THE NINETIES

Kicking off the nineties with a food analogy about figure skating... the late, great Toller Cranston had this to say about French and Russian ice dancers: "The Duchesnays are like the painting of Cezanne's oranges - a bowl of oranges, honest, truthful, meat and potatoes and real. Usova and Zhulin are like a Dutch still life by an unknown painter totally overdone and every cherry has a highlight. But when all is said and done, all you really wanted was an orange."

The nineties were perhaps one of the weirdest decades when it came to figure skating and food. Didier Gailhaguet admittedly fabricated a story about Surya Bonaly subsisting on a macrobiotic diet that pretty much amounted to birdseed. With an influx of corporate dollars, skaters competed in the saccharine sweet Hershey's Kisses Pro-Am Challenge and fizzy Diet Coke Skaters' Championships. Glossy magazine advertisements depicted skaters endorsing everything from frozen punch to fast food.


Professional skaters started to open up about subsisting on popcorn, raisins and muffins on the road... and the dark world of weigh-in's. The August 27, 1993 issue of "The Bangor Daily News" reported that on tour with the Ice Capades, "Food and weight control dominated talk among the skaters, both male and female, especially when it got close to the weekly weigh-in time. Each skater was assigned a designated weight - called a 'set'. Skaters who didn't make weight were docked money out of their paychecks and sometimes threatened with being sent home. Some skaters wouldn't eat for three days before the weigh-in. Others would pile on clothing to tip the scales. Many took laxatives to lose weight. Many thought the more alcohol they drank, the less weight they'd gain."

By the late nineties, there was a light at the end of the tunnel. With more and more education becoming readily available, a great majority of elite level skaters were recognizing the necessity of healthy, balanced diets that featured both protein and carbohydrates. Michelle Kwan's typical diet consisted largely of fish, chicken, pasta and vegetables.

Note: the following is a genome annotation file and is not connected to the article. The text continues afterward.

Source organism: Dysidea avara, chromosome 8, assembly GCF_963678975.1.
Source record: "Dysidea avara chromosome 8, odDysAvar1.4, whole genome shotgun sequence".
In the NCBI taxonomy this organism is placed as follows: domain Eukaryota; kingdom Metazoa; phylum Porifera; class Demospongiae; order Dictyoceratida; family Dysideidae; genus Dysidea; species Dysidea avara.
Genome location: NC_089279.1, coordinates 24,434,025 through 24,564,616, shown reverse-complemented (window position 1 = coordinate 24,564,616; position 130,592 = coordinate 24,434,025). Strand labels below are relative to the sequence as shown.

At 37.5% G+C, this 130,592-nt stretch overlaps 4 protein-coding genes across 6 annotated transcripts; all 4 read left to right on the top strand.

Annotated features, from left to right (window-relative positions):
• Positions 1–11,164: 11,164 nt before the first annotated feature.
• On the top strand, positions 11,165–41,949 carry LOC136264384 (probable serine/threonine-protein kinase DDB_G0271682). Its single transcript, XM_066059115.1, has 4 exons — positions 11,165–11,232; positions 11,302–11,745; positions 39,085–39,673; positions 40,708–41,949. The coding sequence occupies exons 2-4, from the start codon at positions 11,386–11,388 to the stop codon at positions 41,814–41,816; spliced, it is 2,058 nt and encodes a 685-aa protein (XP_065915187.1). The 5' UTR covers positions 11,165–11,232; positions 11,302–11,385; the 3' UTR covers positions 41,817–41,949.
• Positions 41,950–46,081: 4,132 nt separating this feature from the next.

BEYOND THE HISTORY



Between Brian Boitano's delightful cookbook and Food Network show and the boom in popularity of "Figure Skater Fitness" Magazine and Meagan Duhamel's wonderful "Lutz Of Greens" blog, more people are talking about figure skating and food than ever before this decade. After Meagan and Eric's performance at the 2016 World Figure Skating Championships in Boston, I think a lot of people are looking to Meagan and seeing what the power of clean eating can do for a skater. The future of figure skating's culinary history will most likely end up looking very different than its past!

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4 comments:

  1. It's interesting you mention Schiedam Schnapps in the Nineteenth Century part. Schiedam as a town was famous for it's gin production. People used to call it 'Black Nazareth' (Zwart Nazareth). We still have a gin museum in the beautiful historical part of town. There is a short subtitled YT vid mentioning this: https://www.youtube.com/watch?v=QXb4uKWLvK4

    Schiedam also the home of Liduina, it's nice to have some sort of skating connection in a country which has mostly forgotten figure skating sport to the point that most people here don't even know Sjoukje Dijkstra.

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    1. It is such such a shame that Sjoukje isn't more celebrated in Holland - hers is a wonderful story.

      Re: Lidwina - There's something about that woodcutting and the history/mythology surroundingit that has never failed to capture my imagination.

      Had absolutely no clue that Schiedam was famous for its gin nor had I even made the connection between Lidwina and the schnapps mentioned in the quote about the food/drink while 'touring'.

      Thanks for sharing this! Makes me want a Monday morning G+T. ;)

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  2. I'm so bummed I missed this the first time - what an amazing article! Thanks Ryan.

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    1. You're welcome - glad you enjoyed reading! This was one of my favourites to work on actually.